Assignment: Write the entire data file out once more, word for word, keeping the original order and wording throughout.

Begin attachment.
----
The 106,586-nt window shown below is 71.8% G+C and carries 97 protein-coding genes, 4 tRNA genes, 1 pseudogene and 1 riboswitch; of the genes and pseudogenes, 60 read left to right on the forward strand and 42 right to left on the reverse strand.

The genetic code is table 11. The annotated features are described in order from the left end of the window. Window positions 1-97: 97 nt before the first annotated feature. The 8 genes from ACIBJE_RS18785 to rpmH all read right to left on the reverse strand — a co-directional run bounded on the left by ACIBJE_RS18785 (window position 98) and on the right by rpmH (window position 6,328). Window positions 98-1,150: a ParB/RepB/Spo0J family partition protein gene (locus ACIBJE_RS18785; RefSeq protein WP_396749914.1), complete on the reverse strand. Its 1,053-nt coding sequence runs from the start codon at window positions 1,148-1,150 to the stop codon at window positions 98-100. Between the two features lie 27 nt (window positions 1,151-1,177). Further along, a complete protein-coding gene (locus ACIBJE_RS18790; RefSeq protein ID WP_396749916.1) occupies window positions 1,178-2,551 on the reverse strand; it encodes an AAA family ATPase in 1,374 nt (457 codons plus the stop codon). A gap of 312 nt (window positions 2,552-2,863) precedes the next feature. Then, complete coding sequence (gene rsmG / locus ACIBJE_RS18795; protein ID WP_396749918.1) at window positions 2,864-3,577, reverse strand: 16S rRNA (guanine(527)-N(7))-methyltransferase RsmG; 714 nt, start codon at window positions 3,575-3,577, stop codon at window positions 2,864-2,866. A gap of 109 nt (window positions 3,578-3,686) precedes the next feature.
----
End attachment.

The 106,586-nt window shown below is 71.8% G+C and carries 97 protein-coding genes, 4 tRNA genes, 1 pseudogene and 1 riboswitch; of the genes and pseudogenes, 60 read left to right on the forward strand and 42 right to left on the reverse strand.

The genetic code is table 11. The annotated features are described in order from the left end of the window. Window positions 1-97: 97 nt before the first annotated feature. The 8 genes from ACIBJE_RS18785 to rpmH all read right to left on the reverse strand — a co-directional run bounded on the left by ACIBJE_RS18785 (window position 98) and on the right by rpmH (window position 6,328). Window positions 98-1,150: a ParB/RepB/Spo0J family partition protein gene (locus ACIBJE_RS18785; RefSeq protein WP_396749914.1), complete on the reverse strand. Its 1,053-nt coding sequence runs from the start codon at window positions 1,148-1,150 to the stop codon at window positions 98-100. Between the two features lie 27 nt (window positions 1,151-1,177). Further along, a complete protein-coding gene (locus ACIBJE_RS18790; RefSeq protein ID WP_396749916.1) occupies window positions 1,178-2,551 on the reverse strand; it encodes an AAA family ATPase in 1,374 nt (457 codons plus the stop codon). A gap of 312 nt (window positions 2,552-2,863) precedes the next feature. Then, complete coding sequence (gene rsmG / locus ACIBJE_RS18795; protein ID WP_396749918.1) at window positions 2,864-3,577, reverse strand: 16S rRNA (guanine(527)-N(7))-methyltransferase RsmG; 714 nt, start codon at window positions 3,575-3,577, stop codon at window positions 2,864-2,866. A gap of 109 nt (window positions 3,578-3,686) precedes the next feature.